Aphasia is an impairment of language which occurs when someone suffers injury to the language areas of the brain. Aphasia can affect language in many ways including its production (ability to speak), and its comprehension (ability to understand others when they speak), as well as other related abilities such as reading and writing. Over 20% of all people who suffer a stroke develop some form of aphasia. The following are the three most common types of aphasia and their characteristics:
This form of aphasia is named after the person who discovered the brain area responsible for generating speech. Broca’s aphasia is at times called “motor aphasia” to emphasize that it is the production of language which is impaired, (such as speaking) while other aspects of language are mostly preserved. In stroke, damage to Broca’s area results from the interruption of blood flow through the blood vessels that supply this area with oxygen and nutrients. Typically, Broca’s aphasia prevents a person from forming her own intelligible words or sentences, but leaves her with an ability to understand others when they speak. Often, people with Broca’s aphasia are frustrated because they can’t transform their thoughts into words. Some aphasics can say a few words which they use to communicate in a characteristic type of speech known as telegraphic speech.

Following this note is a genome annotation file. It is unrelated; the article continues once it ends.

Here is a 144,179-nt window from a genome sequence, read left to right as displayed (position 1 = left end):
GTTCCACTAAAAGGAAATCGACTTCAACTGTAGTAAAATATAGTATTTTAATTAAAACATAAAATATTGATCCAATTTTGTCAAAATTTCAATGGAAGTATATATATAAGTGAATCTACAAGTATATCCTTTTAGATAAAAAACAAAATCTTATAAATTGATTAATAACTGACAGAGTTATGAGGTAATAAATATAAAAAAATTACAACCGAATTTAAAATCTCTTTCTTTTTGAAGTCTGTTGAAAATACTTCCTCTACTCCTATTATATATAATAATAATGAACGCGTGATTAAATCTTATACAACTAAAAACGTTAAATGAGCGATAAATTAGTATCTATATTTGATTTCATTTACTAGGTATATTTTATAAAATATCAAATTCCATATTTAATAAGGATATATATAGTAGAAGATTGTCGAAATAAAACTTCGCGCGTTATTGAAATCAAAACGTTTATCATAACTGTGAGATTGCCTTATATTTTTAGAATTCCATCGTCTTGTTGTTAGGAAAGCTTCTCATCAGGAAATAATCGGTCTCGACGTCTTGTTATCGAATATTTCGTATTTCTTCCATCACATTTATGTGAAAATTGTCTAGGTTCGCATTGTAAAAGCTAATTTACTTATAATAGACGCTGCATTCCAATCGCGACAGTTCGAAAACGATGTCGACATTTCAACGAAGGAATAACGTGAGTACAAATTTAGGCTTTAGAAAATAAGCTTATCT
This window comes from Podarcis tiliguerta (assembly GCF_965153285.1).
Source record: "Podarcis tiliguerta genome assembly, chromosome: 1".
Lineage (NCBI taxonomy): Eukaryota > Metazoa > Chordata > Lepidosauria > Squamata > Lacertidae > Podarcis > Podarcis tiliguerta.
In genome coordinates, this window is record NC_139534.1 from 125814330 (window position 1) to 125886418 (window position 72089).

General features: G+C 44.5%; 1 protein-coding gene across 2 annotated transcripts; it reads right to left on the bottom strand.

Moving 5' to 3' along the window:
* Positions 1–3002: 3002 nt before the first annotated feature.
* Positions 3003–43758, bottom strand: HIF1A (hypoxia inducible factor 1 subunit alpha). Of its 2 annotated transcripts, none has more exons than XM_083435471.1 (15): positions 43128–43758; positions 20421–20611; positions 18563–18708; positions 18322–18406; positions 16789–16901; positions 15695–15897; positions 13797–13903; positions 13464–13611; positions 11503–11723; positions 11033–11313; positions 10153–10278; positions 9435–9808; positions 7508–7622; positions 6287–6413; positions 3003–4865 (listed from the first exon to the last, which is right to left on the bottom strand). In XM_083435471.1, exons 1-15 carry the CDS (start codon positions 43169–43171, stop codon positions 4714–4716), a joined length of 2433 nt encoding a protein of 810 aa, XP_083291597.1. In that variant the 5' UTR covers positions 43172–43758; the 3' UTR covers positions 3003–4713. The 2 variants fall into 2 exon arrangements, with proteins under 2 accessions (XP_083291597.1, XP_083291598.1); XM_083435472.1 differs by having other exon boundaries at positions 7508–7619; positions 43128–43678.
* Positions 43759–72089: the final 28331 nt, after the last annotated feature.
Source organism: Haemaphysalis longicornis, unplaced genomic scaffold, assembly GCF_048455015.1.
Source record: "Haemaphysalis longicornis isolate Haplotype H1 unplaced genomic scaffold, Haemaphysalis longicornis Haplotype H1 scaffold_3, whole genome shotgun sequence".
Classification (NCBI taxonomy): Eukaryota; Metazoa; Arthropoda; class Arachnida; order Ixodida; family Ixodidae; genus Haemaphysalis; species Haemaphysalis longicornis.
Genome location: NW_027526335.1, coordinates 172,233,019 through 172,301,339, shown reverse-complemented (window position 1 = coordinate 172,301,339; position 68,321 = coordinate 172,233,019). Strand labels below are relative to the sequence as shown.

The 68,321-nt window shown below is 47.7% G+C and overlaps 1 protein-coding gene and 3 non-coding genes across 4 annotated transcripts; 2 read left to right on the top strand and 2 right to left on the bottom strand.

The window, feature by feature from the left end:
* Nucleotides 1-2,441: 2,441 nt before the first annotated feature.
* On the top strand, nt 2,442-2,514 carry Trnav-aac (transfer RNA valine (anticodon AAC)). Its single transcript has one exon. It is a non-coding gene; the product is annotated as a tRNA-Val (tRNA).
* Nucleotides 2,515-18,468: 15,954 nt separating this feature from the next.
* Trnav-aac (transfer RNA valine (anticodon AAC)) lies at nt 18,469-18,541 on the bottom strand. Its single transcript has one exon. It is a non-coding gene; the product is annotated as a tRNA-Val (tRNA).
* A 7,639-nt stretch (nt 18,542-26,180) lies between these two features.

Because some of the blood vessels that are affected in Broca’s aphasia also bring blood to the areas of the brain that control movement of one side of the body (usually the right side), Broca’s aphasia is commonly accompanied by other impairments including hemiparesis, or hemiplegia on the right side of the body, alexia and agraphia.
Wernicke’s aphasia is named after the person who discovered the areas of the brain that are responsible for language comprehension. People with Wernicke’s aphasia can’t understand others, or even themselves, when they speak. Their speech, however, is incomprehensible, as they create sentences whose words are arranged in an apparently random and often amusing fashion. For instance, you might hear a Wernicke’s aphasic say: “My door sat through the lamp in the sky.” This type of language pattern is sometimes referred to as logorrhea. Nonetheless, when people with Wernicke’s aphasia speak, they feel as though they are being understood. This is caused by their lack of awareness of their profound language impairment, (anosagnosia). Over time, Wernicke’s aphasics might learn that others can’t understand them when they speak, so they might become angry, paranoid, and depressed.
This is the type of aphasia that results when damage in the brain is extensive enough to involve both the Broca’s and Wernicke’s language areas. People with global aphasia are unable to understand spoken language, or to speak. In some cases, however, people with global aphasias can still communicate by using written language.